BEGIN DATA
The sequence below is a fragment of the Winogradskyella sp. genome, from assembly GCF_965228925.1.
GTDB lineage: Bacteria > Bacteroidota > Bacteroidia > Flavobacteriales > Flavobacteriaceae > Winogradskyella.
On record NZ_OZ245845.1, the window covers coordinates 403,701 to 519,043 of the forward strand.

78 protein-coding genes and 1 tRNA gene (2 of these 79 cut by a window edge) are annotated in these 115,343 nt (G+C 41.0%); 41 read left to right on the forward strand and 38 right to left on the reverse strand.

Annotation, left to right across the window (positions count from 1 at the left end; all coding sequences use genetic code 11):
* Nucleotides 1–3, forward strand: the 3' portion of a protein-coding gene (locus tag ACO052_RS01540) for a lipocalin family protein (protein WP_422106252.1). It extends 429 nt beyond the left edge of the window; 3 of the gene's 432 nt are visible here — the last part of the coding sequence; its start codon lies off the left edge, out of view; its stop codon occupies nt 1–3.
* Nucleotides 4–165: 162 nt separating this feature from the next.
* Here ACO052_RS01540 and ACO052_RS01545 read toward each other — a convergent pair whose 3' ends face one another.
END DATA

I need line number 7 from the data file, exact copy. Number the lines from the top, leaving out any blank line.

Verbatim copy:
* Nucleotides 4–165: 162 nt separating this feature from the next.